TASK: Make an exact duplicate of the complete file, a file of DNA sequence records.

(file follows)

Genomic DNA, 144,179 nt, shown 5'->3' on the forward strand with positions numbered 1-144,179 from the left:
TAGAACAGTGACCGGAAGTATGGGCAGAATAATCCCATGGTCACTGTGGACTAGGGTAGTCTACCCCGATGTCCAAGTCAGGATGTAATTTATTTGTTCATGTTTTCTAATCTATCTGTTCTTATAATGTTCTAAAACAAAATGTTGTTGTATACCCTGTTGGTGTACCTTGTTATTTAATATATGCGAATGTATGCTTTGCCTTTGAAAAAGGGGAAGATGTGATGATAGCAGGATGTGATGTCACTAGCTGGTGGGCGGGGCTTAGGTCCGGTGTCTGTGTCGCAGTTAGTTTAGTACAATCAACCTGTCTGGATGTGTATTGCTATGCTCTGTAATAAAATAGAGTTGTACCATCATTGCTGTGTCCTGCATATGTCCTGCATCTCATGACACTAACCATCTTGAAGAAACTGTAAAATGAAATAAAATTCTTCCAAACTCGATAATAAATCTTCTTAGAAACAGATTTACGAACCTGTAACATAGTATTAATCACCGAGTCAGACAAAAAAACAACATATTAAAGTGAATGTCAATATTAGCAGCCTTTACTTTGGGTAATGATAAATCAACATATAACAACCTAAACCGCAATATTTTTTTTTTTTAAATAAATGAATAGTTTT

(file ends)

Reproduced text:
Genomic DNA, 144,179 nt, shown 5'->3' on the forward strand with positions numbered 1-144,179 from the left:
TAGAACAGTGACCGGAAGTATGGGCAGAATAATCCCATGGTCACTGTGGACTAGGGTAGTCTACCCCGATGTCCAAGTCAGGATGTAATTTATTTGTTCATGTTTTCTAATCTATCTGTTCTTATAATGTTCTAAAACAAAATGTTGTTGTATACCCTGTTGGTGTACCTTGTTATTTAATATATGCGAATGTATGCTTTGCCTTTGAAAAAGGGGAAGATGTGATGATAGCAGGATGTGATGTCACTAGCTGGTGGGCGGGGCTTAGGTCCGGTGTCTGTGTCGCAGTTAGTTTAGTACAATCAACCTGTCTGGATGTGTATTGCTATGCTCTGTAATAAAATAGAGTTGTACCATCATTGCTGTGTCCTGCATATGTCCTGCATCTCATGACACTAACCATCTTGAAGAAACTGTAAAATGAAATAAAATTCTTCCAAACTCGATAATAAATCTTCTTAGAAACAGATTTACGAACCTGTAACATAGTATTAATCACCGAGTCAGACAAAAAAACAACATATTAAAGTGAATGTCAATATTAGCAGCCTTTACTTTGGGTAATGATAAATCAACATATAACAACCTAAACCGCAATATTTTTTTTTTTTAAATAAATGAATAGTTTT